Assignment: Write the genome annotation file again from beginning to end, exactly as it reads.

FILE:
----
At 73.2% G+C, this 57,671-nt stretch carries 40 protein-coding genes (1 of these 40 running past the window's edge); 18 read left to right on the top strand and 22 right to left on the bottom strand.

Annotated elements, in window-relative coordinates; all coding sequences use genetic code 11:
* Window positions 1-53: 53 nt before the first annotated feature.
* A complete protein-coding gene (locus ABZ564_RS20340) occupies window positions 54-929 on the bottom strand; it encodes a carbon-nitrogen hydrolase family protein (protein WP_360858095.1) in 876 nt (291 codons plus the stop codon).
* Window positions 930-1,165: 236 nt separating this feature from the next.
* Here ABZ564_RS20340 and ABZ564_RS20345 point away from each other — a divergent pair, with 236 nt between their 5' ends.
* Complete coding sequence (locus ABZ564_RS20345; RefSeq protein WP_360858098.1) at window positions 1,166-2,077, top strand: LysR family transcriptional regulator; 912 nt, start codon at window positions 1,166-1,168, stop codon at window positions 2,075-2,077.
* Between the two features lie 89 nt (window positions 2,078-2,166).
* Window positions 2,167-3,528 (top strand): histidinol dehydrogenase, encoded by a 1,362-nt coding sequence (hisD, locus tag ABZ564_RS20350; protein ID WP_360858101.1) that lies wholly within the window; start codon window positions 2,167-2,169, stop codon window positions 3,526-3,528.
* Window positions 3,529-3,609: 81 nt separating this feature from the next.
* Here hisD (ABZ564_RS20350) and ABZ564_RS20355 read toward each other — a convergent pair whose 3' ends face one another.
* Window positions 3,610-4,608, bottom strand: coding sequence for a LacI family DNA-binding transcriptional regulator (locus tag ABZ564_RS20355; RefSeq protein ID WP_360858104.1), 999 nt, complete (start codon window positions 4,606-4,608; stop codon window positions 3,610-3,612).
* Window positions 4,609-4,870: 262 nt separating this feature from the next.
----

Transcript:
At 73.2% G+C, this 57,671-nt stretch carries 40 protein-coding genes (1 of these 40 running past the window's edge); 18 read left to right on the top strand and 22 right to left on the bottom strand.

Annotated elements, in window-relative coordinates; all coding sequences use genetic code 11:
* Window positions 1-53: 53 nt before the first annotated feature.
* A complete protein-coding gene (locus ABZ564_RS20340) occupies window positions 54-929 on the bottom strand; it encodes a carbon-nitrogen hydrolase family protein (protein WP_360858095.1) in 876 nt (291 codons plus the stop codon).
* Window positions 930-1,165: 236 nt separating this feature from the next.
* Here ABZ564_RS20340 and ABZ564_RS20345 point away from each other — a divergent pair, with 236 nt between their 5' ends.
* Complete coding sequence (locus ABZ564_RS20345; RefSeq protein WP_360858098.1) at window positions 1,166-2,077, top strand: LysR family transcriptional regulator; 912 nt, start codon at window positions 1,166-1,168, stop codon at window positions 2,075-2,077.
* Between the two features lie 89 nt (window positions 2,078-2,166).
* Window positions 2,167-3,528 (top strand): histidinol dehydrogenase, encoded by a 1,362-nt coding sequence (hisD, locus tag ABZ564_RS20350; protein ID WP_360858101.1) that lies wholly within the window; start codon window positions 2,167-2,169, stop codon window positions 3,526-3,528.
* Window positions 3,529-3,609: 81 nt separating this feature from the next.
* Here hisD (ABZ564_RS20350) and ABZ564_RS20355 read toward each other — a convergent pair whose 3' ends face one another.
* Window positions 3,610-4,608, bottom strand: coding sequence for a LacI family DNA-binding transcriptional regulator (locus tag ABZ564_RS20355; RefSeq protein ID WP_360858104.1), 999 nt, complete (start codon window positions 4,606-4,608; stop codon window positions 3,610-3,612).
* Window positions 4,609-4,870: 262 nt separating this feature from the next.